Chesterfield Royal NHS Foundation Trust
This case study examines how Chesterfield Royal NHS Foundation Trust addressed issues around the NHS Workforce Race Equality Standard (WRES). The WRES focusses on nine indicators comparing the experiences of Black and Minority Ethnic (BME) staff with those of White staff: for more detail on this, see the WRES web site. This is one of several case studies on this site relating to the WRES: click here for links to the others.
WRES objective being addressed
WRES Indicator 8: In the last 12 months have you personally experienced discrimination at work from any of the following: Manager / team leader or other colleagues?
What they did
Our equality, diversity and inclusion agenda this year has had a more general focus, and our staff survey results have been positively influenced by:
- Improving overall return rate (several initiatives meant we achieved a response rate of 71%, which was the second highest acute trust in the country)
- A number of wider staff engagement initiatives
- Leadership initiatives (including ‘Leading the Chesterfield Way’) and leadership development activity.
1. Survey return rate
- Staff data checking and cleansing was carried out to a higher standard than previous years.
- Focus on local rather than central communications (following feedback from staff) and did a bit less communications from a central point – leaving local teams to do own communications
- Central support for managers to encourage their teams to participate
- Centrally produced posters and guidance and hot drink vouchers
- Survey deployment
- Decision to use a paper survey which was hand delivered to divisional offices. Surveys distributed through managers / team leaders, who were expected to hand deliver to individuals. We believe this reduced the number of surveys which did not reach the intended recipient.
- Coffee vouchers were distributed with the surveys.
- Weekly check in of response by team was circulated to the leadership assembly.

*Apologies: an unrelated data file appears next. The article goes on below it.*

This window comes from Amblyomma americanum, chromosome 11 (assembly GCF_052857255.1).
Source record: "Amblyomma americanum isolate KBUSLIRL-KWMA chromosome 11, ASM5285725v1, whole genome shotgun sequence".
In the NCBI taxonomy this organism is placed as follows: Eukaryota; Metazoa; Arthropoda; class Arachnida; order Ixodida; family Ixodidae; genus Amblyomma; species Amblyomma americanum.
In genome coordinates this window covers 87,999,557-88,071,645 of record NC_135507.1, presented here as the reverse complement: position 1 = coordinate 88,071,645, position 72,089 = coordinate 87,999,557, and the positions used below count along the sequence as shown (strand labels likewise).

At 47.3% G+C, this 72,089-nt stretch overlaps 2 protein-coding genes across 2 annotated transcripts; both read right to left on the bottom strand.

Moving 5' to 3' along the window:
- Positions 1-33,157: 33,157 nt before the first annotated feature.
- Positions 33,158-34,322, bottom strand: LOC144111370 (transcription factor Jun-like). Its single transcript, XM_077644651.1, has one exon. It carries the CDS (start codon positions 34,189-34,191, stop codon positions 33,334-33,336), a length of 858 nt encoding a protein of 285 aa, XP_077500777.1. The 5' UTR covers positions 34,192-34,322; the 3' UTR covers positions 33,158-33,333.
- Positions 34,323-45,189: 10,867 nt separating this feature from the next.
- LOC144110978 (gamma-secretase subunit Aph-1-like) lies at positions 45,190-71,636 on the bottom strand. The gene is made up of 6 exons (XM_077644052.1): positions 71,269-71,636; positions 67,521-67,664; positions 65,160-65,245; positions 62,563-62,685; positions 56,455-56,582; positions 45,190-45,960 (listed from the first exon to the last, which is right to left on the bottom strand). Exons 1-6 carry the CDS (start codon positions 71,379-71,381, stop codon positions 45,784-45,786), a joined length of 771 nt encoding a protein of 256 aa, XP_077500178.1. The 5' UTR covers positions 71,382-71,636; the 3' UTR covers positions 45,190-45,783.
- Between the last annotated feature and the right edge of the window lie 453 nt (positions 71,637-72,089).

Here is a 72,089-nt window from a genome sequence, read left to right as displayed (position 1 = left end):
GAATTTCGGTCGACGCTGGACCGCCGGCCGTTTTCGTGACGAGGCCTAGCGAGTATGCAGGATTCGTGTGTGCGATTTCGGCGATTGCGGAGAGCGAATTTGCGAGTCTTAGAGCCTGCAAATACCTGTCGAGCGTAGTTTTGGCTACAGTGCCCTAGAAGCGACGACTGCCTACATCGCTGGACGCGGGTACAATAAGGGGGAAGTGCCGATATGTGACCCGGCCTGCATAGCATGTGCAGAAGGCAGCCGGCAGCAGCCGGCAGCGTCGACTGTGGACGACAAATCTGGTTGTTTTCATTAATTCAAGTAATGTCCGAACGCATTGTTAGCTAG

Incentives / rewards
- We rewarded teams who gave us 100% return rates
2. Wider staff engagement activities
- We ran a number of ‘Be Yourself’ events with the intention of engaging staff from minority groups, although these were poorly attended (see section on challenges below).
- The trust has adopted ‘Listening into Action’ as a way of engaging staff to make improvements across the organisation. Our initial ‘Be Yourself’ events were part of Listening into Action.
3. Leadership initiatives
- We have recently completed a programme of unconscious bias training which covered over 200 staff, including our Leadership Assembly.
- Our recruitment training has been refreshed to include unconscious bias.
- Our ‘Leading the Chesterfield Way’ was rolled out to around 100 senior leaders and is currently being rolled out more widely.
- Equality and diversity has been embedded into our ‘SkillsLab’ suite of management training, rather than being a standalone topic.
- We have refreshed our induction for all new starters to include a session on ‘understanding and appreciating our differences’
What was the outcome?
We have had an overall improvement in scores for white (5.0% to 4.4%) and BME (8.1% to 7.1%) staff since the previous year and the gap between the white and BME scores has narrowed in the same period. We continue to score below (better) than the acute benchmark (6.6% for white staff and 7.1% for BME staff) this gap has increased in the last 12 months.
Challenges & barriers
Actual or intended outcomes
We ran a number of ‘Be Yourself’ events with the intention of engaging staff from minority groups. While these were poorly attended, a number of staff subsequently approached members of the Workforce and OD team to describe personal issues they had faced. From this the ‘Be Yourself’ group was established.
Planning and preparation
The ‘Be Yourself’ group is still in its early stages. This group started after the survey was completed and the initial focus has been on asking individuals what they think our issues are and how we can deal with them, consistent with our Listening into Action approach.
Who was helped and how?
The group was set up by our organizational development (OD) lead, with support from members of patient experience and workforce and OD teams. Membership is open and has included representatives from those with a particular interest in the equality agenda. We still wish to encourage better attendance from individuals representing minority groups.
What can other organisations learn from this?
We recognise our local demographic will not been in line with many other organisations. Our relatively low number of BME staff is broadly reflective of our wider population.
We need to be creative and open minded in finding new ways to reach out to members of underrepresented groups – we need to be prepared to listen to allies of these groups and are open to ideas for how to achieve this.
Full version of this case study
NHS England web site